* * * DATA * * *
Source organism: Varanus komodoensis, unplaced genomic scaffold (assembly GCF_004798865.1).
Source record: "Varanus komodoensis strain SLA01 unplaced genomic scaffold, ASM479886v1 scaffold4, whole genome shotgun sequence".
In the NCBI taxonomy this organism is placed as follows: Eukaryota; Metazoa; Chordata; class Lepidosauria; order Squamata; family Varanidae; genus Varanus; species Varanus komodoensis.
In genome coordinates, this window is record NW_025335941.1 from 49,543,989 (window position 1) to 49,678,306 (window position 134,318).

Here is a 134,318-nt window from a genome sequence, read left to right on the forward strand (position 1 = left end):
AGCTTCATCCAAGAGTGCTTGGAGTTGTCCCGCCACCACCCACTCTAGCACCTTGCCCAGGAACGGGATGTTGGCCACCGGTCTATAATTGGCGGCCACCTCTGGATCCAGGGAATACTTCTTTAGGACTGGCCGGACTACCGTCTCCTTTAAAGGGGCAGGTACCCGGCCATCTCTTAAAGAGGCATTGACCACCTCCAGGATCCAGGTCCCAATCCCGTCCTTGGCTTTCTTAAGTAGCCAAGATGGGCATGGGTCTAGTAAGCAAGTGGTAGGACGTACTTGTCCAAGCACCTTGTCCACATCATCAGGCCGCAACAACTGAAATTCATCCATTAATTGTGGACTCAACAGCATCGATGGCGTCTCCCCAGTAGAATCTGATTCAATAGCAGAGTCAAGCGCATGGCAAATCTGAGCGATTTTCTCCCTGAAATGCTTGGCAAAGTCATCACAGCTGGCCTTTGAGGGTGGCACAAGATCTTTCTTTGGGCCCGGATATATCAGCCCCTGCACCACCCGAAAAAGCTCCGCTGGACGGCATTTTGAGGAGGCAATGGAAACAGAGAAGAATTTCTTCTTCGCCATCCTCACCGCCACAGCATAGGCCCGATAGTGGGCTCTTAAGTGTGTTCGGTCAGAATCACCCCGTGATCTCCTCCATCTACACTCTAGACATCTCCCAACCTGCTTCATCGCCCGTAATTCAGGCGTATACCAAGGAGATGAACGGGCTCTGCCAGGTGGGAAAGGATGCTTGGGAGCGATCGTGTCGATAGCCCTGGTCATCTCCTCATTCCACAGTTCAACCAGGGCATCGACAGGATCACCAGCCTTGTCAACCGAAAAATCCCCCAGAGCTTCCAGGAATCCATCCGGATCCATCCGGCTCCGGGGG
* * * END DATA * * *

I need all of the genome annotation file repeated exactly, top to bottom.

Source organism: Varanus komodoensis, unplaced genomic scaffold (assembly GCF_004798865.1).
Source record: "Varanus komodoensis strain SLA01 unplaced genomic scaffold, ASM479886v1 scaffold4, whole genome shotgun sequence".
In the NCBI taxonomy this organism is placed as follows: Eukaryota; Metazoa; Chordata; class Lepidosauria; order Squamata; family Varanidae; genus Varanus; species Varanus komodoensis.
In genome coordinates, this window is record NW_025335941.1 from 49,543,989 (window position 1) to 49,678,306 (window position 134,318).

Here is a 134,318-nt window from a genome sequence, read left to right on the forward strand (position 1 = left end):
AGCTTCATCCAAGAGTGCTTGGAGTTGTCCCGCCACCACCCACTCTAGCACCTTGCCCAGGAACGGGATGTTGGCCACCGGTCTATAATTGGCGGCCACCTCTGGATCCAGGGAATACTTCTTTAGGACTGGCCGGACTACCGTCTCCTTTAAAGGGGCAGGTACCCGGCCATCTCTTAAAGAGGCATTGACCACCTCCAGGATCCAGGTCCCAATCCCGTCCTTGGCTTTCTTAAGTAGCCAAGATGGGCATGGGTCTAGTAAGCAAGTGGTAGGACGTACTTGTCCAAGCACCTTGTCCACATCATCAGGCCGCAACAACTGAAATTCATCCATTAATTGTGGACTCAACAGCATCGATGGCGTCTCCCCAGTAGAATCTGATTCAATAGCAGAGTCAAGCGCATGGCAAATCTGAGCGATTTTCTCCCTGAAATGCTTGGCAAAGTCATCACAGCTGGCCTTTGAGGGTGGCACAAGATCTTTCTTTGGGCCCGGATATATCAGCCCCTGCACCACCCGAAAAAGCTCCGCTGGACGGCATTTTGAGGAGGCAATGGAAACAGAGAAGAATTTCTTCTTCGCCATCCTCACCGCCACAGCATAGGCCCGATAGTGGGCTCTTAAGTGTGTTCGGTCAGAATCACCCCGTGATCTCCTCCATCTACACTCTAGACATCTCCCAACCTGCTTCATCGCCCGTAATTCAGGCGTATACCAAGGAGATGAACGGGCTCTGCCAGGTGGGAAAGGATGCTTGGGAGCGATCGTGTCGATAGCCCTGGTCATCTCCTCATTCCACAGTTCAACCAGGGCATCGACAGGATCACCAGCCTTGTCAACCGAAAAATCCCCCAGAGCTTCCAGGAATCCATCCGGATCCATCCGGCTCCGGGGG